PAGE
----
Almost 20 Years of Marriage and Bath Towels

Laundry is always all over our room. The laundry room is on the second floor, next to our bedroom. My husband had nicely folded all the bath towels, and when I grabbed one off the chair in our room, I realized it was the oldest one we have. It’s from when we got engaged, almost 20 years ago.

READ: The Precious Love of a Long Marriage

My grandmother, who had a stroke after we got engaged but died before we got married, asked me what I preferred for an engagement present: “We always got tea cups, but I suppose that’s not done anymore. What about towels?” Towels it was. I agonized over the monogram and thread color. Now the thread has faded to a pond-colored greige. My worries over thread color seem ridiculous. But the towels are still here. So are four kids, the mortgage on our second house that has our fifth car in the driveway, our second dog, and the seven jobs we’ve been through.

Our wedding pictures are somewhere in the house in a closet. I haven’t looked at them in years. We’re too busy living the life our marriage created and the four kids’ activities and school events that go with it. I’m not even sure what I’d say to that shiny bride in the photos even if I could. “Good luck!” maybe. Good luck through the infertility years, the job loss years, the three kids in daycare not one extra cent for anything years. Good luck with the in-laws and family dynamics and new in-laws. Good luck with sibling rivalry and anxiety-ridden kids who won’t sleep because of a movie about fire safety they saw in Pre-K4. Good luck functioning at work after endless nights with twin infants. Good luck with girl drama in middle school and high school and comforting a teenager who already knows everything. Good luck.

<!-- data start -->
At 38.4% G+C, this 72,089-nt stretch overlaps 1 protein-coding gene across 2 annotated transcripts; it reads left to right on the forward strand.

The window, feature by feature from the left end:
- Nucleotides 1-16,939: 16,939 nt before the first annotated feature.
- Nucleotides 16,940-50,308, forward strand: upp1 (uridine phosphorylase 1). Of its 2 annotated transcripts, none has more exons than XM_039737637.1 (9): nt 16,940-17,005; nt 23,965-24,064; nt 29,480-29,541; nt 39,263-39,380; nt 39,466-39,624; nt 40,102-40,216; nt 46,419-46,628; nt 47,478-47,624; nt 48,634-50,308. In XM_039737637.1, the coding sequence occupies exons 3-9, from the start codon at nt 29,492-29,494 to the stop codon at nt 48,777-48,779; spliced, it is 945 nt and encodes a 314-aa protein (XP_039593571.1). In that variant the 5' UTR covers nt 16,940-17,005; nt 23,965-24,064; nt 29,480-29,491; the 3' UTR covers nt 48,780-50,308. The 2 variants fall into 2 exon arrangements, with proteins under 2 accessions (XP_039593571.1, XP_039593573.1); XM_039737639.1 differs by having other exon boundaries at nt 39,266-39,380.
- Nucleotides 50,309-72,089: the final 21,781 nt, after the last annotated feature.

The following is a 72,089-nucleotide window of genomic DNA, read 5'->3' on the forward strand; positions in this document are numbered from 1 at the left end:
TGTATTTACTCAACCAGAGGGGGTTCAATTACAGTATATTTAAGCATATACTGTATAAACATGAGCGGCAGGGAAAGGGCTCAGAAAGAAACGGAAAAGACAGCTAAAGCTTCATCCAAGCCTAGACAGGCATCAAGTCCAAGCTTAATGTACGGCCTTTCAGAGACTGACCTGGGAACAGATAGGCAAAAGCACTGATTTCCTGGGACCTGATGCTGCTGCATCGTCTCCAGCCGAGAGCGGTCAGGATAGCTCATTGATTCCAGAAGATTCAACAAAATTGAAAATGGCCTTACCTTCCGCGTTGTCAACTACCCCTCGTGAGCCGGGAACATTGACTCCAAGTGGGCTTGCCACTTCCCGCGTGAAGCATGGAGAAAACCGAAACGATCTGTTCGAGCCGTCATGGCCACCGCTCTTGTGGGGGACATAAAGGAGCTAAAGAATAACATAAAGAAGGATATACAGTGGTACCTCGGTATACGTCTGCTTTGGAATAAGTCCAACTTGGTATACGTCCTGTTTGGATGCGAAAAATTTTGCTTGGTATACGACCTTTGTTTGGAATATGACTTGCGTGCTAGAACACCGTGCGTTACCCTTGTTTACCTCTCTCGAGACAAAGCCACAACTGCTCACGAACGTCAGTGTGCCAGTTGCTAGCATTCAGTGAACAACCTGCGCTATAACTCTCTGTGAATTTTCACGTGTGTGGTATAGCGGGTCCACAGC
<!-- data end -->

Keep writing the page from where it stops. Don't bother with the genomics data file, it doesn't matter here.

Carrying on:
Looking at these past almost 20 years, it is astounding to me so many people stay married as long as they do. Life is HARD. I have no advice on marriage, honestly. You just get up and do the best you can, every day, and you choose it every single day. And even choosing it every single day is HARD. Right now I feel we’re lucky to rub along just fine as we joke about seeing each other only on the weekends. Maybe one day we’ll get to spend more time together. This raising four kids in the “in between years” is an era that will also pass. Each phase does, for better or for worse. It just doesn’t feel like it while you’re living it.

When I picked my towel, I picked the old monogrammed one. Not the newer, less frayed one that better covers my body that bore four babies. That old towel is soft and worn and comfortable. The shine on the thread wore off long ago. But it’s still here. And hopefully will be around for another 20 years, only more comforting and just a little more frayed.

Meg Sacks
Meg is a working mom of four and an avid community volunteer. She has worked in corporate communications and media relations for more than 18 years, for a Fortune 500 company as well as a non-profit. She took some time off to enjoy life as a stay at home mom after the birth of her first child in 2008. Her sweet, introverted daughter, was excited to welcome her baby brother in 2013, and then boy/girl twins joined the family in 2016. Meg finds being an “office mama” a constant balancing act and never-ending challenge but enjoys the opportunities it offers her for personal growth. A Virginia girl at heart, she loves Florida’s warm weather, the great quality of life Jacksonville offers her family.


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